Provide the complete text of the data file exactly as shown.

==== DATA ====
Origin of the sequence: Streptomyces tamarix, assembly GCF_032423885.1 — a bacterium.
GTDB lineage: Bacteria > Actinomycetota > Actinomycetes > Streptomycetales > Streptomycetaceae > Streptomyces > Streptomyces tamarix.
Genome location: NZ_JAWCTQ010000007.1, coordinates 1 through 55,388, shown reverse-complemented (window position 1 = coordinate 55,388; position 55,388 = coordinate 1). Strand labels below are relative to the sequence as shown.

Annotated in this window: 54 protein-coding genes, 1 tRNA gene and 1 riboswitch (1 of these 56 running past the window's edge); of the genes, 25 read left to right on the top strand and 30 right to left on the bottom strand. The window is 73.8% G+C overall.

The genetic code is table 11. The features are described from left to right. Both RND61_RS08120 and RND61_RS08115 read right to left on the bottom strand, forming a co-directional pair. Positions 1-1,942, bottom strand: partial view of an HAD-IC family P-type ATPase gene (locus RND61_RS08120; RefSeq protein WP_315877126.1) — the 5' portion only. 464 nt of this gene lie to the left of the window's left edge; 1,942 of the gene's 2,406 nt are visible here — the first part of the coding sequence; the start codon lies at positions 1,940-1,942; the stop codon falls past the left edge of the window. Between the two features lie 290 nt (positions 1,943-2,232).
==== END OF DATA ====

Origin of the sequence: Streptomyces tamarix, assembly GCF_032423885.1 — a bacterium.
GTDB lineage: Bacteria > Actinomycetota > Actinomycetes > Streptomycetales > Streptomycetaceae > Streptomyces > Streptomyces tamarix.
Genome location: NZ_JAWCTQ010000007.1, coordinates 1 through 55,388, shown reverse-complemented (window position 1 = coordinate 55,388; position 55,388 = coordinate 1). Strand labels below are relative to the sequence as shown.

Annotated in this window: 54 protein-coding genes, 1 tRNA gene and 1 riboswitch (1 of these 56 running past the window's edge); of the genes, 25 read left to right on the top strand and 30 right to left on the bottom strand. The window is 73.8% G+C overall.

The genetic code is table 11. The features are described from left to right. Both RND61_RS08120 and RND61_RS08115 read right to left on the bottom strand, forming a co-directional pair. Positions 1-1,942, bottom strand: partial view of an HAD-IC family P-type ATPase gene (locus RND61_RS08120; RefSeq protein WP_315877126.1) — the 5' portion only. 464 nt of this gene lie to the left of the window's left edge; 1,942 of the gene's 2,406 nt are visible here — the first part of the coding sequence; the start codon lies at positions 1,940-1,942; the stop codon falls past the left edge of the window. Between the two features lie 290 nt (positions 1,943-2,232).